have a broader social impact. These cases are only “successful” if
a high court (usually the United States Supreme Court) hands down
a favorable decision on the main issue. Mediation is therefore
not beneficial for such cases.
- Mediation has no formal discovery process.
If one of the parties to a dispute cannot fully address the case
without first receiving information from the other party, there
is no way to compel disclosure of such information. The party seeking
disclosure must rely instead on the other party’s good faith,
which may or may not be enough.
So is mediation a good thing? Should you encourage a client to mediate
a matter rather than litigate? The answers to these questions depend
on which of the various advantages and disadvantages of mediation apply
in any given case.
EXAMPLE 1: Nora
is a long-time client of the firm for which you work. Most of her
legal issues revolve around the family-owned bakery which she inherited
from her father and which, with her at the helm, has grown substantially
in recent years. Unfortunately, spending so much energy on her business
leaves Nora little time to tend to her own affairs. As a result,
she has failed to pay rent on her house for quite some time and is
being sued by her landlord. Nonpayment of rent is a clear breach
of the lease, and if the landlord is able to prove in court that
his story is true (and it is), he will be able to force Nora out
of the house. Because Nora is very likely to lose the house if the
case goes to trial, and because she very much wants to stay in the
house which she has rented and lived in for the past 5 years, mediation
(if agreed to by the landlord) is an excellent option. The landlord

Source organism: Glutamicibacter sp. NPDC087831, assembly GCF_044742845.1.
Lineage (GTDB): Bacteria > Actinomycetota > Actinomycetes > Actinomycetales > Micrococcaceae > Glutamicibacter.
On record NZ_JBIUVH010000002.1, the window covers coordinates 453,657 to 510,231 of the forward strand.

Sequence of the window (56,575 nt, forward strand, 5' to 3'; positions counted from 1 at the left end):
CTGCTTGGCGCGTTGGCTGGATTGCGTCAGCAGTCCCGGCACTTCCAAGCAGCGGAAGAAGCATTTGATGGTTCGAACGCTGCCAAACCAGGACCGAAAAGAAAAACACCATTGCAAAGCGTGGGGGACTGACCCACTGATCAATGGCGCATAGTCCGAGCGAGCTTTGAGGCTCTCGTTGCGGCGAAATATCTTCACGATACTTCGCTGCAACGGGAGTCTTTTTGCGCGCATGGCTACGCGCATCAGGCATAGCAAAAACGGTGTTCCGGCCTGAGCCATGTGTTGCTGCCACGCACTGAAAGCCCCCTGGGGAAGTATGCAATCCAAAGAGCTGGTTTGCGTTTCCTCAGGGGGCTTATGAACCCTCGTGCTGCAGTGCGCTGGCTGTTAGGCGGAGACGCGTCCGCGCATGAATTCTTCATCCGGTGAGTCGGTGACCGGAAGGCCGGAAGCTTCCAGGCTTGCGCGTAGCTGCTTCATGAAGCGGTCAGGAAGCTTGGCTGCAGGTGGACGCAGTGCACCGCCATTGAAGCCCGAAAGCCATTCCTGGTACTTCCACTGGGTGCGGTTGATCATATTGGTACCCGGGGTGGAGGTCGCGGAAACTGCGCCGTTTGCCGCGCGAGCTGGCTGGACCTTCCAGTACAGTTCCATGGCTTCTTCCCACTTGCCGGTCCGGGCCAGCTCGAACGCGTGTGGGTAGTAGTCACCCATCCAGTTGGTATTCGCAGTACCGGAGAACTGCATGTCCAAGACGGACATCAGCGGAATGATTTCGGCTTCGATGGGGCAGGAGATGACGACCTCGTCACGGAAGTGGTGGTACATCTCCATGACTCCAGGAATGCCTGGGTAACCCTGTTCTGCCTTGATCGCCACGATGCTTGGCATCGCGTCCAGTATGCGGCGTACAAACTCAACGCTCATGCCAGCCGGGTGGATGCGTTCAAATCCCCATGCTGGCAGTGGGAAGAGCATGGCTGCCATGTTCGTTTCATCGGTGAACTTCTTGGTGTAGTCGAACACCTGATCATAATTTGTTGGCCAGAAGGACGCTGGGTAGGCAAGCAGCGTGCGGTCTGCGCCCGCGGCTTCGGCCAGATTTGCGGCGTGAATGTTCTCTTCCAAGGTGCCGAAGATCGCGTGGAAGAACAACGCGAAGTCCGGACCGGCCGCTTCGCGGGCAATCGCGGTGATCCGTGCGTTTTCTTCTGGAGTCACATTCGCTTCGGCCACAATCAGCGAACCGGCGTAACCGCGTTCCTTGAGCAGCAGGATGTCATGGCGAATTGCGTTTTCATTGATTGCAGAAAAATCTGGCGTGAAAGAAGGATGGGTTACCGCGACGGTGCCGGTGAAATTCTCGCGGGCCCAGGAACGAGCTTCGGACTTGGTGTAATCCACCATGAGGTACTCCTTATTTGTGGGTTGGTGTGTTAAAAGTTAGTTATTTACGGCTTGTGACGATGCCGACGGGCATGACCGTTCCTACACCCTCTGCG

is too angry at present to respond to direct negotiation, and the
presence of a neutral party might help Nora and her landlord arrive
at an agreement. Perhaps arranging for automated payment of future
rent along with a one-time payment to cover back rent with a substantial
compensatory fee to cover attorney’s
fees, interest, etc. would be agreeable to the landlord. This would
still be less expensive than the cost to Nora of paying a real estate
broker (tenant’s pay fees in her state) and hiring movers to
pack her very large, very fragile collection of antique glass cats.
EXAMPLE 2: Nora’s
brother, Sam, is not involved in the family business. In fact, he’s
not involved in any business, but instead lives a frugal life, temporarily
residing at the house of whichever friend or sibling will endure
his snoring for the time. One day he is walking down the street when
a large chunk of iron falls and hits him on the head. Nobody seems
to know how or why the metal fell, although the company which occupies
the building claims it wasn’t their fault,
and that the construction signs they placed on the sidewalk should
have given Sam enough notice to steer clear of the area. Even while
in the hospital, Sam is already thinking about a lawsuit, and Nora
gives him the name of your firm. Robert, the attorney who is assigned
Sam’s case, is considering asking the defendant if they would
like to enter into mediation, hoping to bring this case to a swift
end. Fortunately, you are there to point out that without compulsory
discovery it will be impossible to show that the company had a poor
safety training program or other important facts which would hopefully
be gathered through the discovery process, which is available in a